At this week’s 34thAnnual NAHAD Convention at the JW Marriott in Marco Island, Florida, I had the chance to sit down with Molly Alton Mullins, the new Executive VP of the association. Here’s our exclusive interview with Mullins, which covered her vision for the group, her thoughts on how the Convention has evolved, and what she believes the future will bring.
FPW: Tell us a little bit about how you first got involved with NAHAD.
MM: Sure, I’ve been with NAHAD for about two and a half years now. I was brought on as Executive Vice President to really plan a succession plan for NAHAD with Joe and Christa Thompson’s pending retirement. It gave me a great opportunity to work with them and see how they had done things—and see what we could do to make NAHAD even better, as we continued to move forward. So that was a great opportunity, and it culminated here at the convention, which was the last of their NAHAD activities.
FPW: It seems like there have been a few changes from last year’s conference to this year’s. How much of that was your team? How much was feedback or simply trying new things?
MM: We really encourage people to complete our convention surveys and to provide us with feedback, and after last year’s convention, three very distinct points came out of the survey. People wanted more time in the showcase to meet with distributors and manufacturers. People wanted the convention to be shorter; it was too much time out of the office. And people wanted more time for business meetings.
We started offering space for company meetings a few years back. Then, in addition to all the other things they were doing here at the convention, people could hold their company sales meetings, they could do their strategy plans, their forecasting, etc. So we sold out with more than 40 company meetings during the course of this year. There were no open time slots, and people really responded to it. Will we do the same thing every year? No, but one of my biggest visions is I want to try new things, so I can see where we can succeed and where we fail.
FPW: What is your vision for NAHAD moving forward?
MM: My goal is to provide services that directly impact business, so how can I increase your bottom line? How can I provide you with tools that help you benchmark how you’re doing against others in the industry? What kind of networking do you need, face-to-face? What kind of education do you need, webinars? What kind of training do you need? What are the issues around workforce development and finding and recruiting the right people? I even struggle with that at our company, so what kind of tools can I provide so that you can not only attract someone to this industry, but you can keep them and retain them. I’m trying to evaluate the services that we offer and see what we’re missing, and really discover what the members need.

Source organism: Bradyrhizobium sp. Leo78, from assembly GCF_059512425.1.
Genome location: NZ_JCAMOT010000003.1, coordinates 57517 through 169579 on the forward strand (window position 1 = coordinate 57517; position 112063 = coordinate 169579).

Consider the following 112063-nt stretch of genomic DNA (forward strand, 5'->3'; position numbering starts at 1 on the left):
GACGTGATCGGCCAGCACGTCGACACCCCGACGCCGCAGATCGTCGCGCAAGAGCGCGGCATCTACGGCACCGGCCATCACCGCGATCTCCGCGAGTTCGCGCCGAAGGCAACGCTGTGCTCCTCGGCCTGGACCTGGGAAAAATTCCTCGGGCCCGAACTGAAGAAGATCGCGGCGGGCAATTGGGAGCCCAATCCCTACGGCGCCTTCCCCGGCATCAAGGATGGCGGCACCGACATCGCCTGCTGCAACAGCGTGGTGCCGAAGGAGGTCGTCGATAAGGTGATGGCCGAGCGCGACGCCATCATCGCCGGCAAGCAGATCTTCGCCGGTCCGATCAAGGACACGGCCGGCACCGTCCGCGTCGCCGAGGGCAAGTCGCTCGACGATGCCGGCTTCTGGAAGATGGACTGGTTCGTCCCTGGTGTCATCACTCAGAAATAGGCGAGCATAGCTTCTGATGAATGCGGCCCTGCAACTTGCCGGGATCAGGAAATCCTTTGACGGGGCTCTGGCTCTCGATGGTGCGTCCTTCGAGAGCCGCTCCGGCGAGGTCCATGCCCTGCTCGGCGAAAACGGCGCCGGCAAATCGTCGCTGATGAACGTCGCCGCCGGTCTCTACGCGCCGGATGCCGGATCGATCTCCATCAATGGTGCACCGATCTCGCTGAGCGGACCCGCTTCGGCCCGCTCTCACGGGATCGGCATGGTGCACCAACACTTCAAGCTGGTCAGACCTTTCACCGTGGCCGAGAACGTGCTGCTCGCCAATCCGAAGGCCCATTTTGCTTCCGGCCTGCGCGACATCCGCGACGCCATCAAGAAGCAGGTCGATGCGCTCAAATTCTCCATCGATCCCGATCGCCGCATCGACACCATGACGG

FPW: Do you see the membership changing much in the coming years?
MM: The heart and soul of our membership is distribution, I think, and it always will be. But, distributors aren’t traditional like they once were. I’ve had members with both manufacturing and distributor memberships, because they want to be able to exhibit and showcase product, but they also do distribution. I think that’s only going to increase more and more. We’re going to see more and more companies that fit a multi-channel profile, and I think NAHAD needs to adapt—and figure out what’s best for their members and best for their industry. I want the exhibitors here that they want to do business with, so if they’re changing, tell me.
FPW: How did this year’s event turn out?
MM: This was our second highest convention in history. We had about 1,060 registered attendees. We rented out all space in the hotel, that’s how good our numbers were. It’s a good economy; that makes a difference. Everyone’s businesses is good; for the most part, with every member I talked to, they cannot keep up with demand—so there’s an economic edge that helps a convention like this.
We tried to offer attendees different opportunities here, whether it was company meetings, whether it was networking-specific times. We didn’t want them to feel like they missed anything, so we planned education so you could attend. We planned networking so you could go. We planned open times so you could have it. These people still want to enjoy a beautiful location like this.
FPW: For sure. And then next year? Talk a little bit about next year, Las Vegas, and the rumors of the Bahamas in 2020.
MM: Next year we’ll be in Las Vegas. Vegas is one of the cities that work really well for some, and others, not as much; they don’t like it as much. So, you’ve got to make a program that works for that particular city, and a lot of that will be based on feedback from what people want. Do you like more education? Do you want more time for networking? What can I do to keep you from the casinos and all the other attractions of Vegas? So we know what’s ahead of us.
Then, we will be at the Atlantis in the Bahamas on 2020; I think the dates are the 24th through the 29th of April. Attendees likes to go to warm places; we’ve heard that from our members. In 2021, I’ll probably look back on the West Coast. We’re going through that process right now.
I do want to make sure my manufacturers know that for 2020, we’ve looked heavily into shipping rates to make sure that [rates to the Bahamas] are comparable to anywhere else that they’re going to be going, so your fee shouldn’t increase just because we’re going into international waters.
FPW: Why should a NAHAD member come to a future convention?
MM: At this show, you really see people coming here to get business done, and I think that that’s a huge value for our members. People come back year after year, and I think there’s a reason for that. But I’d love to hear what it is that they want from us and what they want from NAHAD—so that we can keep trying to evolve it as we move forward.